From Zombieland: Columbus said, “ Are you one of those guys that tries to one-up everyone else’s story?”

Tallahassee: “No! I knew a guy way worse at that than me.”

From Dumb and Dumber: “Yeah, I called her up. She gave me a bunch of crap about me not listening to her or something. I don’t know, I wasn’t really paying attention.

Humorous Lists: Put this at a point of tension, where someone is negotiating demands, or gathering equipment. List out some logical things, maybe throw in some that are surprisingly better, but that last one is the joke. “I’m going to need A, B, C, and a bag of Cheetos.”

Not this, that: This is somewhere in the early middle of your story. Your character is about to be rewarded, and is shown all the possibilities, each one looking better than the last. However, the actual reward is kind of a letdown.

This is the Angry Cricket scene from Men in Black. Agent K shows Agent J a list of increasingly cool alien firepower, but ultimately presents him with a tiny little gun called the Angry Cricket.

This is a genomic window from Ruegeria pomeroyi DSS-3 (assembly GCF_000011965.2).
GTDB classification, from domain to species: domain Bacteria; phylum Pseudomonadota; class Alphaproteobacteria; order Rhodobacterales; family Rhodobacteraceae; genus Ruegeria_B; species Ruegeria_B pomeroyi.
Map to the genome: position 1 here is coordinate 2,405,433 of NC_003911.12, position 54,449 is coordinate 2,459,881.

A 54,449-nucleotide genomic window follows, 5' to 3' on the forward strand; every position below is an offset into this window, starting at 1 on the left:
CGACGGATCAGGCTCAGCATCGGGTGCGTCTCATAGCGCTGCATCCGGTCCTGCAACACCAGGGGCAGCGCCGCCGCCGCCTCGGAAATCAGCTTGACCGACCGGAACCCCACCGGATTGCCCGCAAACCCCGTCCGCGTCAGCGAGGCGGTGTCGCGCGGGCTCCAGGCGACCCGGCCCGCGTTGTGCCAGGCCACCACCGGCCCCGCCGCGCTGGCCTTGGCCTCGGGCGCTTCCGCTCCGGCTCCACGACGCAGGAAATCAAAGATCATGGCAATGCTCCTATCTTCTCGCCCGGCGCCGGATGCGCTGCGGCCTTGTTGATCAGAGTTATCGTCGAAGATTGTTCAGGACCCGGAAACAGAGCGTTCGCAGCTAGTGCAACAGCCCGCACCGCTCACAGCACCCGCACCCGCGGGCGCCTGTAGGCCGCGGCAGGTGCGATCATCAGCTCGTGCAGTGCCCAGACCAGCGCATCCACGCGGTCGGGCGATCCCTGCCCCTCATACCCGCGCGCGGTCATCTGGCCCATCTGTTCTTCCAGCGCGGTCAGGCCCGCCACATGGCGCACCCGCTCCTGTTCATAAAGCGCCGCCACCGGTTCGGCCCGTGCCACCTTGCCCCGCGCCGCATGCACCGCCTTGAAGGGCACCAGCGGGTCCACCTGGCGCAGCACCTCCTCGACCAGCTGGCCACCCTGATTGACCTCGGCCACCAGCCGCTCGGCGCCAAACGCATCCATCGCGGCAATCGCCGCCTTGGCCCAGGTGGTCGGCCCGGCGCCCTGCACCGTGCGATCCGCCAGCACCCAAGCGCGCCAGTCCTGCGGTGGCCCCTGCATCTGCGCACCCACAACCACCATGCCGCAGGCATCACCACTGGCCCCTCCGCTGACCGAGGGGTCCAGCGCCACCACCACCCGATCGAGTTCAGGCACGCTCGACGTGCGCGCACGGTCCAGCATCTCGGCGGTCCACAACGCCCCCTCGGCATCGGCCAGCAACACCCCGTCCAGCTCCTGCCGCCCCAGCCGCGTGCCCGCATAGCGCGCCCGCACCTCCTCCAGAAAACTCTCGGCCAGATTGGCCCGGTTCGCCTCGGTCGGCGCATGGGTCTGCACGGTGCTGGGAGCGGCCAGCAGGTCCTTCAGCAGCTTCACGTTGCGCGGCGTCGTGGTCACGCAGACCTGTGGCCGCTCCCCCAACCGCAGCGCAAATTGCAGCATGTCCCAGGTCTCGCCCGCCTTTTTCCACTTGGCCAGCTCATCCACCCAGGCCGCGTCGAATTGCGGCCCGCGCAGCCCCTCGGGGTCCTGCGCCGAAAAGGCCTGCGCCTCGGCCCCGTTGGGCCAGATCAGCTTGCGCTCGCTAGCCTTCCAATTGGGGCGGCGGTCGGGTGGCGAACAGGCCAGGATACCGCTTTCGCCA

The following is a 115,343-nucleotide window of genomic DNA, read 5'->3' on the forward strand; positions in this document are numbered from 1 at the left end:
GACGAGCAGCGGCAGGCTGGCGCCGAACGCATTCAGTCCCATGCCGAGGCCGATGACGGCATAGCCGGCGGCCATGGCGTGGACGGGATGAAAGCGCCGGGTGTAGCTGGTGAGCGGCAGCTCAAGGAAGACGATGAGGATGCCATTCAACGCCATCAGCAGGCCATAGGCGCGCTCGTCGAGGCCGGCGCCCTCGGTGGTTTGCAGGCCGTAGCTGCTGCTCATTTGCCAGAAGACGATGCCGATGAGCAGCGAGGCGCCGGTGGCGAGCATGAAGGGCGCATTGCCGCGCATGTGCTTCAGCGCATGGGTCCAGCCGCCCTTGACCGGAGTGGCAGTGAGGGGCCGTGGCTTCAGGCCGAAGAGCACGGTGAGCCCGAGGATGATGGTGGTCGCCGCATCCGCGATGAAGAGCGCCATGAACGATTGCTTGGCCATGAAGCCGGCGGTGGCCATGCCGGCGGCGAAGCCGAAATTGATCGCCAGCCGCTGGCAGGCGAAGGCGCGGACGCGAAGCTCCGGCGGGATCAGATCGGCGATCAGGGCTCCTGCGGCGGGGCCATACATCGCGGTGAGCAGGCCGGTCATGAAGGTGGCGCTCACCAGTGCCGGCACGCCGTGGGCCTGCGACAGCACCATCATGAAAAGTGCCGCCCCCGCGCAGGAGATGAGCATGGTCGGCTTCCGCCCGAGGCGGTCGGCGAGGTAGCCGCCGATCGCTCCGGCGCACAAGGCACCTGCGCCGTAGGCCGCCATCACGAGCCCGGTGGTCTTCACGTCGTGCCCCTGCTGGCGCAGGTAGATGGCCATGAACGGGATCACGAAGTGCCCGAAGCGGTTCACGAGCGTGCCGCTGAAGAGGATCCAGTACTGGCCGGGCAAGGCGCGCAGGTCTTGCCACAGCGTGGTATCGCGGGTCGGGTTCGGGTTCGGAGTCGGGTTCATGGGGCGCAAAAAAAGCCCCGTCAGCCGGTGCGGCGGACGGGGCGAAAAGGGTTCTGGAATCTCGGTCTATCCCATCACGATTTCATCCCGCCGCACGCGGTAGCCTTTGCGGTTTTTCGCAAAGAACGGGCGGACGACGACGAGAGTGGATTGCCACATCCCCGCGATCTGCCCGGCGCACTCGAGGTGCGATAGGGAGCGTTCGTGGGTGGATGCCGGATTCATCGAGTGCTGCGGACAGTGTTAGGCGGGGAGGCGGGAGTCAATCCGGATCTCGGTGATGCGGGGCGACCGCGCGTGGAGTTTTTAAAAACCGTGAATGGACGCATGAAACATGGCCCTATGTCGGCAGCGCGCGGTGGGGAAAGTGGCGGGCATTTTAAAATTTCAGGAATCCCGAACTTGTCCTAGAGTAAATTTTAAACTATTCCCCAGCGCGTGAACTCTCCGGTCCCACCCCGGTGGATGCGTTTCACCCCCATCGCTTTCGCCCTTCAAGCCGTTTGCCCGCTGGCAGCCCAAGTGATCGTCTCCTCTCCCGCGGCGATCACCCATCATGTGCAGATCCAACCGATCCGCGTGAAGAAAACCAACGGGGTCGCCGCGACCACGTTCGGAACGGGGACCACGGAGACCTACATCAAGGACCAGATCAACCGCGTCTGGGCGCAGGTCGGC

Fun with Virtual Assistants: I’ve seen this done several ways, but it has to do with the idea that VAs aren’t flawless.

One involves some kind of huge disaster. During the evacuation, the VA is calm and soothing, probably playing elevator music in the background. Godzilla is stomping down the building around the characters’ heads, and the VA says, “We are closing for the day, please proceed to the nearest exit.”

The other one involves a misinterpreted command to the Virtual Assistant. One of the best was in Spiderman Far From Home. Peter Parker is trying to stop Brad from sharing a compromising picture of him with his love interest. Check it out.

I have a few more, but you get the point by now. Watch for things in books and films. If it worked for them, it could work for you. Make a few notes. That’s it for today, gang. I’ll wrap this all up with some tips for how to develop some of the things you can’t plot out the next time we meet.

46 thoughts on “Expansion Pack: The Return of Comedy

  1. Pingback: Expansion Pack: The Return of Comedy — Story Empire – Author Steve Boseley – Half a Loaf of Fiction

  2. Pingback: Expansion Pack: Comedy wrap up | Story Empire